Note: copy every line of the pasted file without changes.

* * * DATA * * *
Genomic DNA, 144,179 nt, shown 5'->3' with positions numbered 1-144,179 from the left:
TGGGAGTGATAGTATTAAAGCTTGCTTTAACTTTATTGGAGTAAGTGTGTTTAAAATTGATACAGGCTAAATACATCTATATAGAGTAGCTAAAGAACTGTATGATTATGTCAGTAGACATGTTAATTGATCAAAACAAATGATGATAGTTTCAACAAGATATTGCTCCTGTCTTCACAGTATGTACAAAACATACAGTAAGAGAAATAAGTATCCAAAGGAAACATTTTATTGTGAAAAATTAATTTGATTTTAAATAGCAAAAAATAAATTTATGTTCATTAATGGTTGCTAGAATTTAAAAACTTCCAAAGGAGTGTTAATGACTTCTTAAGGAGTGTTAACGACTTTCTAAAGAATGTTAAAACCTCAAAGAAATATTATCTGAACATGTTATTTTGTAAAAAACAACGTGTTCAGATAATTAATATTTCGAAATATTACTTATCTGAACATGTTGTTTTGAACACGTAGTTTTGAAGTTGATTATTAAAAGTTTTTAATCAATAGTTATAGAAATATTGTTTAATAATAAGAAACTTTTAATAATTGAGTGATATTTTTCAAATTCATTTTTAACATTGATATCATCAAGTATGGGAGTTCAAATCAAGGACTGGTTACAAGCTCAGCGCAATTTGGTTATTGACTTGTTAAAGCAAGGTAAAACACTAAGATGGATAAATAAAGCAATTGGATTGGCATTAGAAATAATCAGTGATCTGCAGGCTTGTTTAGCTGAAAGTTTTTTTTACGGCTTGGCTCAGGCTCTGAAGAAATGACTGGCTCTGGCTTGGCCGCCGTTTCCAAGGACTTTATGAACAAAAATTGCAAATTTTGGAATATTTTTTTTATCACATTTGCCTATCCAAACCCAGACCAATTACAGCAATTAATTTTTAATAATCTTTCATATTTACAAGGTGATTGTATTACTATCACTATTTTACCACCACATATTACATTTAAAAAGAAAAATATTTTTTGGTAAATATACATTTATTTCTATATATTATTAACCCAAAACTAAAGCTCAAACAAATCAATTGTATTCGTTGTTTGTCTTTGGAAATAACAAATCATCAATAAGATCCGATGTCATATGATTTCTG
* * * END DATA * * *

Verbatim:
Genomic DNA, 144,179 nt, shown 5'->3' with positions numbered 1-144,179 from the left:
TGGGAGTGATAGTATTAAAGCTTGCTTTAACTTTATTGGAGTAAGTGTGTTTAAAATTGATACAGGCTAAATACATCTATATAGAGTAGCTAAAGAACTGTATGATTATGTCAGTAGACATGTTAATTGATCAAAACAAATGATGATAGTTTCAACAAGATATTGCTCCTGTCTTCACAGTATGTACAAAACATACAGTAAGAGAAATAAGTATCCAAAGGAAACATTTTATTGTGAAAAATTAATTTGATTTTAAATAGCAAAAAATAAATTTATGTTCATTAATGGTTGCTAGAATTTAAAAACTTCCAAAGGAGTGTTAATGACTTCTTAAGGAGTGTTAACGACTTTCTAAAGAATGTTAAAACCTCAAAGAAATATTATCTGAACATGTTATTTTGTAAAAAACAACGTGTTCAGATAATTAATATTTCGAAATATTACTTATCTGAACATGTTGTTTTGAACACGTAGTTTTGAAGTTGATTATTAAAAGTTTTTAATCAATAGTTATAGAAATATTGTTTAATAATAAGAAACTTTTAATAATTGAGTGATATTTTTCAAATTCATTTTTAACATTGATATCATCAAGTATGGGAGTTCAAATCAAGGACTGGTTACAAGCTCAGCGCAATTTGGTTATTGACTTGTTAAAGCAAGGTAAAACACTAAGATGGATAAATAAAGCAATTGGATTGGCATTAGAAATAATCAGTGATCTGCAGGCTTGTTTAGCTGAAAGTTTTTTTTACGGCTTGGCTCAGGCTCTGAAGAAATGACTGGCTCTGGCTTGGCCGCCGTTTCCAAGGACTTTATGAACAAAAATTGCAAATTTTGGAATATTTTTTTTATCACATTTGCCTATCCAAACCCAGACCAATTACAGCAATTAATTTTTAATAATCTTTCATATTTACAAGGTGATTGTATTACTATCACTATTTTACCACCACATATTACATTTAAAAAGAAAAATATTTTTTGGTAAATATACATTTATTTCTATATATTATTAACCCAAAACTAAAGCTCAAACAAATCAATTGTATTCGTTGTTTGTCTTTGGAAATAACAAATCATCAATAAGATCCGATGTCATATGATTTCTG